It is hard enough being the principal of a college, but having to succeed Clive Brain, the principal of Swindon College who died in a train crash last year and was univerally mourned by management and staff, is very difficult.
When all too often there were stories about bullying managers appearing to gloat over their macho policies and intransigent lecturers taking to the streets, Dr Brain towered over it all and seemed to achieve the Nineties equivalent of a love-in between all sides.
His successor, Dr Stephen Griffiths, formerly principal of Halesowen College in the West Midlands, is aware of his challenge. "Clive was here for a long time and was very well respected and liked in a personal capacity. I am certainly different. One thing I will not attempt to do is to become Clive Brain mark II."
But nor will he be a macho manager. "It seems to me that the most important job of any chief executive is to get the right people in the right jobs, to identify roles and to get the best possible fit.
"Some principals make the mistake of thinking that if they get rid of individuals they can replace them with something better. You know, the grass is always greener on the other side. I first attempt to make the most of what I have. I have never been associated with massive redundancies in the past and I would hate to think I would be associated with it in future."
Swindon College is in excellent financial shape and during Dr Griffiths's time at Halesowen that college significantly expanded its range and provision.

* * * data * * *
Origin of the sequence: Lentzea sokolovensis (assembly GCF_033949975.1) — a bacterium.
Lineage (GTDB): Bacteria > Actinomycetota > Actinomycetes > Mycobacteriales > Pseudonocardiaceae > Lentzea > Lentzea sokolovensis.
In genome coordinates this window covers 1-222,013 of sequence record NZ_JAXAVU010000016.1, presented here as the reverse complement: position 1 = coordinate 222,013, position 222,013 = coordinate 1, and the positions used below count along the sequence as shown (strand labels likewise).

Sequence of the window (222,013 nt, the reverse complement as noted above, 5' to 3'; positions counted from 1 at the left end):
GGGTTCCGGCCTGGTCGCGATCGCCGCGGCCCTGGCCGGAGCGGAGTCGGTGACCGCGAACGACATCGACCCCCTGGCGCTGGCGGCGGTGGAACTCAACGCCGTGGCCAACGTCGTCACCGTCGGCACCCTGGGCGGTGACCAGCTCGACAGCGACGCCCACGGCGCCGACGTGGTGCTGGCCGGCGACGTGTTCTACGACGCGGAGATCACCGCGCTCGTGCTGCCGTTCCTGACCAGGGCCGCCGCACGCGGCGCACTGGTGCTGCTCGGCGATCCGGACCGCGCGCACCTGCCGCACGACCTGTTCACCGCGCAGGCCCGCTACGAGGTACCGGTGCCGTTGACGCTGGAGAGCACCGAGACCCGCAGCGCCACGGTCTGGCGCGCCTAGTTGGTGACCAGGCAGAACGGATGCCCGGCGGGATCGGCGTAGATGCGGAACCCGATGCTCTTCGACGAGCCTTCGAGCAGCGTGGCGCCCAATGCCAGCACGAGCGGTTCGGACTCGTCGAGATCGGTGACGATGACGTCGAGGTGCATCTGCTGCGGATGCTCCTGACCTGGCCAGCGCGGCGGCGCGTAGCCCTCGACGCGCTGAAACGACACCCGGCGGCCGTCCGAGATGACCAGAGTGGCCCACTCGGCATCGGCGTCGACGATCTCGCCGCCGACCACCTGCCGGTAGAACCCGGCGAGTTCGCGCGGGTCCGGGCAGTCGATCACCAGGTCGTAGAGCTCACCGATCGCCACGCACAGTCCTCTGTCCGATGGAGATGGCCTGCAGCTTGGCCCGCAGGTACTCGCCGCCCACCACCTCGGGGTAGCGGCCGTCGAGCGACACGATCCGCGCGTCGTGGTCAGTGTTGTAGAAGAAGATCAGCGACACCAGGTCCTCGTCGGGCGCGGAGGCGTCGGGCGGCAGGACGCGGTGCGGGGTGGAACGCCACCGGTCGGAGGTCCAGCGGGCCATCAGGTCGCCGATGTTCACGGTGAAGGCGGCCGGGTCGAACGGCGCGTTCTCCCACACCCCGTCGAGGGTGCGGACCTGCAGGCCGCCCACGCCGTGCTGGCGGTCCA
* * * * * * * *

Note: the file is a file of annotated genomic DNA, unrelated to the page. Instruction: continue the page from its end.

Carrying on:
A grammar school boy who went on to teach physics and mathematics, he became assistant director of studies at another grammar and then headed the physics department at Hills Road Sixth Form College in Cambridge.
Then he made a conscious decision to seek greater challenges. From Cambridge he went as senior lecturer in physics and maths to Dudley College of Technology. "I wanted to move in FE and I thought Dudley would be quite a change, and it was. It was bigger and more diverse.
"I like change, but I like to be successful in what I do, and I always have been."
He was briefly at Wulfrun College in Wolverhampton, Stafford College, then went on to Halesowen, first as vice-principal, then principal in 1993. Now he relishes the challenge at Swindon.
The town is one of the fastest growing in Europe. "It is more concerned with its future than its past, and is rated highly by the Japanese," he says.
One of the issues he will be pressing is a university presence. Wiltshire is one of only six counties without a university. Swindon and other FE colleges are working with the University of Bath to create a university operating from several sites, making full use of modern communications and technology. Government funding has been given for the first 200 students.
As well as the grand plan, he is considering the details. He will be monitoring where the students are coming from, what they are coming to do and what information they have received. He is, he says, obsessive about the quality of information people give and receive.
At Halesowen, teaching and learning was monitored by seniors looking at juniors, but also by peer groups working together. He says that getting good practice known is vital, since in large organisations it is often difficult for others to know what is going on.
And his management style? "I like to think that I am fair, very open. I like clear, direct, two-way communication with people. And I am firm."